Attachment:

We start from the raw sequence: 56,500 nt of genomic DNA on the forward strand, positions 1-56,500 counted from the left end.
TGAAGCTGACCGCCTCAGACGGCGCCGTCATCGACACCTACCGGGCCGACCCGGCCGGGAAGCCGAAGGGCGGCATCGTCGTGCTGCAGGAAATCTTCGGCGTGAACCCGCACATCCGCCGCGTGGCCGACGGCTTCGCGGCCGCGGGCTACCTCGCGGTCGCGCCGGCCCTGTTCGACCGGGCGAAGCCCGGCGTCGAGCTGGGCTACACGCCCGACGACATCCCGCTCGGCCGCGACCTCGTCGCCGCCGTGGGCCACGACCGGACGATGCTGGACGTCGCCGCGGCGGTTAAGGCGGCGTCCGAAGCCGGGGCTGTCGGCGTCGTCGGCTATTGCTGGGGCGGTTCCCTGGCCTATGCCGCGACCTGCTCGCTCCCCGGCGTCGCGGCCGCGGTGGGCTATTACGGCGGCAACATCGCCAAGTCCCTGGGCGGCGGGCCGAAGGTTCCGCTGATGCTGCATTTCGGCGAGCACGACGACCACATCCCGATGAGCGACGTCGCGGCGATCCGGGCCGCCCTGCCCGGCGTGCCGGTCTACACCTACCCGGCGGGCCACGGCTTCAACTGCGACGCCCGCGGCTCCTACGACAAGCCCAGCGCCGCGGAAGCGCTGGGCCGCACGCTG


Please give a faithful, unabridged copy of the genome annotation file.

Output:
We start from the raw sequence: 56,500 nt of genomic DNA on the forward strand, positions 1-56,500 counted from the left end.
TGAAGCTGACCGCCTCAGACGGCGCCGTCATCGACACCTACCGGGCCGACCCGGCCGGGAAGCCGAAGGGCGGCATCGTCGTGCTGCAGGAAATCTTCGGCGTGAACCCGCACATCCGCCGCGTGGCCGACGGCTTCGCGGCCGCGGGCTACCTCGCGGTCGCGCCGGCCCTGTTCGACCGGGCGAAGCCCGGCGTCGAGCTGGGCTACACGCCCGACGACATCCCGCTCGGCCGCGACCTCGTCGCCGCCGTGGGCCACGACCGGACGATGCTGGACGTCGCCGCGGCGGTTAAGGCGGCGTCCGAAGCCGGGGCTGTCGGCGTCGTCGGCTATTGCTGGGGCGGTTCCCTGGCCTATGCCGCGACCTGCTCGCTCCCCGGCGTCGCGGCCGCGGTGGGCTATTACGGCGGCAACATCGCCAAGTCCCTGGGCGGCGGGCCGAAGGTTCCGCTGATGCTGCATTTCGGCGAGCACGACGACCACATCCCGATGAGCGACGTCGCGGCGATCCGGGCCGCCCTGCCCGGCGTGCCGGTCTACACCTACCCGGCGGGCCACGGCTTCAACTGCGACGCCCGCGGCTCCTACGACAAGCCCAGCGCCGCGGAAGCGCTGGGCCGCACGCTG